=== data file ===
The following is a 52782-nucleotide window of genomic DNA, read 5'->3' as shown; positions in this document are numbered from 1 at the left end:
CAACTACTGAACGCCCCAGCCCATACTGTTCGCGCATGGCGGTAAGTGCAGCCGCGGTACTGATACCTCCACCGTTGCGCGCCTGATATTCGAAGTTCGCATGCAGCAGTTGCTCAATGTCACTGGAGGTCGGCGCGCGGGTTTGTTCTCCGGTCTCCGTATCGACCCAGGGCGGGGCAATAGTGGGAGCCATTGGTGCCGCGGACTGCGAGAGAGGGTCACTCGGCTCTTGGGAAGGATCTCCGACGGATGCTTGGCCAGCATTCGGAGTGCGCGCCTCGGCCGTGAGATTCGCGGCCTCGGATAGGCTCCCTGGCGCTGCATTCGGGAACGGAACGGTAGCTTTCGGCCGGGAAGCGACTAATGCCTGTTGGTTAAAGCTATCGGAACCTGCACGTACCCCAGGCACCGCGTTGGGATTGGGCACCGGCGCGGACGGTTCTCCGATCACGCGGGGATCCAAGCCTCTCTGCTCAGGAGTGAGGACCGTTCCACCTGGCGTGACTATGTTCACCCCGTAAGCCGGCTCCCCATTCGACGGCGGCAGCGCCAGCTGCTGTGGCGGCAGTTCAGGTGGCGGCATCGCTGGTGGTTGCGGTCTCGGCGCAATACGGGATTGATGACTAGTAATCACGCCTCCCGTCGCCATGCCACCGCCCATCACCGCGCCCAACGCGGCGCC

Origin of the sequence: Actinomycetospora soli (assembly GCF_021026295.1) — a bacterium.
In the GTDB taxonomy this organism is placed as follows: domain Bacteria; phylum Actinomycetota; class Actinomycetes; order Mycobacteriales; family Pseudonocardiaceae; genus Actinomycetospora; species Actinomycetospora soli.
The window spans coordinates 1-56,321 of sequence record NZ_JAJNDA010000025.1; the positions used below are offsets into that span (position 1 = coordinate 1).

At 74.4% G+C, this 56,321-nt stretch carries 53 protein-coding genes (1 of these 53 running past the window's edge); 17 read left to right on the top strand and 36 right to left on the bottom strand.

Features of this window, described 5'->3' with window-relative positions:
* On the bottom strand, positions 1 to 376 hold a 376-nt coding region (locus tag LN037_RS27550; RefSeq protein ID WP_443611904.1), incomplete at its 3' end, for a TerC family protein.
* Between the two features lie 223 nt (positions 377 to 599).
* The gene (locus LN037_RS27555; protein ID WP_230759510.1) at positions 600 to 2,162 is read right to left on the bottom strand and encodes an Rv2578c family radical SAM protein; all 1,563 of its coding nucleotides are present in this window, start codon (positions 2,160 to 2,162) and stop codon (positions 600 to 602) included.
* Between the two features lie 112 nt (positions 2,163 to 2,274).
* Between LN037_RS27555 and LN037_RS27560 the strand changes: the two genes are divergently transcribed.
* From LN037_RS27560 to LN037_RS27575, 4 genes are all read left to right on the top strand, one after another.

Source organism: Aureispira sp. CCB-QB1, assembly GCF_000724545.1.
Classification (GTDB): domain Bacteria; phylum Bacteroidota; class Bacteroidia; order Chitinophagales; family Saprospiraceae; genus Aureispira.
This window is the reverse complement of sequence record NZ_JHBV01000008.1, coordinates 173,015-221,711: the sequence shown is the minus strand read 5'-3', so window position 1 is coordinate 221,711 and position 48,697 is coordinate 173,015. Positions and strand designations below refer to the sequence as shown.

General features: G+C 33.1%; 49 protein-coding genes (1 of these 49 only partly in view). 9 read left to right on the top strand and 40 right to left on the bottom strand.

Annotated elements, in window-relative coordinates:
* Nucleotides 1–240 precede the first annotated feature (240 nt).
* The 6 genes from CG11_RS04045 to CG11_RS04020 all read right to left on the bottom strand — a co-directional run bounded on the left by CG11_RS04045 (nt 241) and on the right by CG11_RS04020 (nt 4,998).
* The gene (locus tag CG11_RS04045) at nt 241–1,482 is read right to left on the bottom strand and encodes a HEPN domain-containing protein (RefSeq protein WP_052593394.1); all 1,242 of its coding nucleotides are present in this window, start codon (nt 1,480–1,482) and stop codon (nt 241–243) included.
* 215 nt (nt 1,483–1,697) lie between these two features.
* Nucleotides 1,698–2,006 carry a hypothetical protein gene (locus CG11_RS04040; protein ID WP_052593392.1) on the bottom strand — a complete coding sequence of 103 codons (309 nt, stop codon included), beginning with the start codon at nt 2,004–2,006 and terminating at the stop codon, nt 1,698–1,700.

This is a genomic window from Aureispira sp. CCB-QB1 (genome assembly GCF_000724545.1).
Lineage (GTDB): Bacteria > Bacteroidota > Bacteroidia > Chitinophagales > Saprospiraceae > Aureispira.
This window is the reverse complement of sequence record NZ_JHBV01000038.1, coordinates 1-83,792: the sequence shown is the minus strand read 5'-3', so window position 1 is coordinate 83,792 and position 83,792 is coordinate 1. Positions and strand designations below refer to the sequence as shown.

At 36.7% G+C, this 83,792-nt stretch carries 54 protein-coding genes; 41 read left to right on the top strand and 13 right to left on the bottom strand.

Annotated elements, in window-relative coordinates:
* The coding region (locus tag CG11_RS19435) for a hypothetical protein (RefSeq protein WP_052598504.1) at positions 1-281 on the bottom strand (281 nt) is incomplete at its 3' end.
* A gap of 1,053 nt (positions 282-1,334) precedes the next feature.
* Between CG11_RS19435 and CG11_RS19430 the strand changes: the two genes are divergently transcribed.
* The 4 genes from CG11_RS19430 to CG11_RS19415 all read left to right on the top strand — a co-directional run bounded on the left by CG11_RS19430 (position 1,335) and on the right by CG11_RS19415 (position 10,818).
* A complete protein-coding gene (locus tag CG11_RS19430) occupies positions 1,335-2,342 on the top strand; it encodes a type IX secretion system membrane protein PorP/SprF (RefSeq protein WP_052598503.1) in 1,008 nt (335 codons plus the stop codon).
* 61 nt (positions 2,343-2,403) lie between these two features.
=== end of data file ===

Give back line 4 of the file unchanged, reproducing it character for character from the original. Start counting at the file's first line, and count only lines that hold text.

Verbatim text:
In the GTDB taxonomy this organism is placed as follows: domain Bacteria; phylum Actinomycetota; class Actinomycetes; order Mycobacteriales; family Pseudonocardiaceae; genus Actinomycetospora; species Actinomycetospora soli.